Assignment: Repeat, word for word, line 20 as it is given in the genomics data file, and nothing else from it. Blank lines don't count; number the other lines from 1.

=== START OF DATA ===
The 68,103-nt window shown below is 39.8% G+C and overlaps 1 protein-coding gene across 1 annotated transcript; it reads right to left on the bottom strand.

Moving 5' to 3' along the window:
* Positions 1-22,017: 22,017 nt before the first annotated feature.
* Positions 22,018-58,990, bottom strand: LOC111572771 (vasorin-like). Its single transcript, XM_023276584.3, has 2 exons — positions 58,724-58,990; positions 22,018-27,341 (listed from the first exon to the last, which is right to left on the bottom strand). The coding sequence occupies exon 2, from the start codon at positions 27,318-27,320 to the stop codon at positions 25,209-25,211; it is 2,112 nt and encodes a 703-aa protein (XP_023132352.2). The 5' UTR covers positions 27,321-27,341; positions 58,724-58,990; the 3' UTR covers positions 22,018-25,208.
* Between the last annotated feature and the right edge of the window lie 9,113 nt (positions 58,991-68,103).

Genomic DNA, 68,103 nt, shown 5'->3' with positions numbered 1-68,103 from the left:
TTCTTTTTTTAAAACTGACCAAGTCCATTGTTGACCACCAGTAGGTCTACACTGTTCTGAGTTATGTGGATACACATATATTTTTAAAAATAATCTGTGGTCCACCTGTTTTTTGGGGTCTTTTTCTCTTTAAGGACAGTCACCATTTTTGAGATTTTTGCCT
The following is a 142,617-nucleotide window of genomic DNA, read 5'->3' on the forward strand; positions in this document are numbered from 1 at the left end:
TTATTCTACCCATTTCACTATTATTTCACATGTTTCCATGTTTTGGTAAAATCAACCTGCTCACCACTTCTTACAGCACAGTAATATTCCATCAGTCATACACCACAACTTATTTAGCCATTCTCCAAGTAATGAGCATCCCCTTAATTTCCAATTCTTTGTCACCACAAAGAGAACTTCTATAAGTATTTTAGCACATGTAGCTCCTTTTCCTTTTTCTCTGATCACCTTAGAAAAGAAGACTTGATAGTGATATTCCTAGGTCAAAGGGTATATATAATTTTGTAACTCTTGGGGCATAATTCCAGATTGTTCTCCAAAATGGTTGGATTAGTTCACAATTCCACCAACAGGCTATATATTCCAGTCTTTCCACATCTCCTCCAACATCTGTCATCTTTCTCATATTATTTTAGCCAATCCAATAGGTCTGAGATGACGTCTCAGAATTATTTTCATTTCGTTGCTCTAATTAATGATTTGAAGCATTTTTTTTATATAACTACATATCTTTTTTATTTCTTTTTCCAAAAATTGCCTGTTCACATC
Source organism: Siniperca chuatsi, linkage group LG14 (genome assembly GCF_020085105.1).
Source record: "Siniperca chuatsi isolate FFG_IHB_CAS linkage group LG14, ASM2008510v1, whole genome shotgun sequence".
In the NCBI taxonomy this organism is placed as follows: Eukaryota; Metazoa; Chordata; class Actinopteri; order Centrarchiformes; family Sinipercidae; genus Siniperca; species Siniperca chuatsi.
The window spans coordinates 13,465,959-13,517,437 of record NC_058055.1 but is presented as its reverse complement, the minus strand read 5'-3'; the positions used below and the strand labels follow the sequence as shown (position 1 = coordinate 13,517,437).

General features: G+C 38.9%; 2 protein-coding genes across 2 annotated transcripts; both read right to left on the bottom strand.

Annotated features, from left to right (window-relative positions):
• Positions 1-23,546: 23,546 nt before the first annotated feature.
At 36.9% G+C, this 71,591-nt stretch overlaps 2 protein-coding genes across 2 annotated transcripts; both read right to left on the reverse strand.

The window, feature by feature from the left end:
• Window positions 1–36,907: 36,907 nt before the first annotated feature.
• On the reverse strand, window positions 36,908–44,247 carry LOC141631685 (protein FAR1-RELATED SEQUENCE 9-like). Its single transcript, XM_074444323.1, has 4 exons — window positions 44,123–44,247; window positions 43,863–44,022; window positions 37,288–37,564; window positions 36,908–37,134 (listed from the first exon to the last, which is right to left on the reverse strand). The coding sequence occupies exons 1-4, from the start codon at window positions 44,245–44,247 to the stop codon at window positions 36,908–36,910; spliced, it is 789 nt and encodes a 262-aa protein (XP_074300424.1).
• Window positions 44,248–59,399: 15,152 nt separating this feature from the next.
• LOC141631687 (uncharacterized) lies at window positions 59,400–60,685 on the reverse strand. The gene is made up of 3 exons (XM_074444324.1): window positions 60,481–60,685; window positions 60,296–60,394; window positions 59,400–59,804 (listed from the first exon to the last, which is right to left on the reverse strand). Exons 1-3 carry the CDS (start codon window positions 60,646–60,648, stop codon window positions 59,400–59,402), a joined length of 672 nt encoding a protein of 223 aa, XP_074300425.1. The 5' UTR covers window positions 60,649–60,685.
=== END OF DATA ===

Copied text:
• On the reverse strand, window positions 36,908–44,247 carry LOC141631685 (protein FAR1-RELATED SEQUENCE 9-like). Its single transcript, XM_074444323.1, has 4 exons — window positions 44,123–44,247; window positions 43,863–44,022; window positions 37,288–37,564; window positions 36,908–37,134 (listed from the first exon to the last, which is right to left on the reverse strand). The coding sequence occupies exons 1-4, from the start codon at window positions 44,245–44,247 to the stop codon at window positions 36,908–36,910; spliced, it is 789 nt and encodes a 262-aa protein (XP_074300424.1).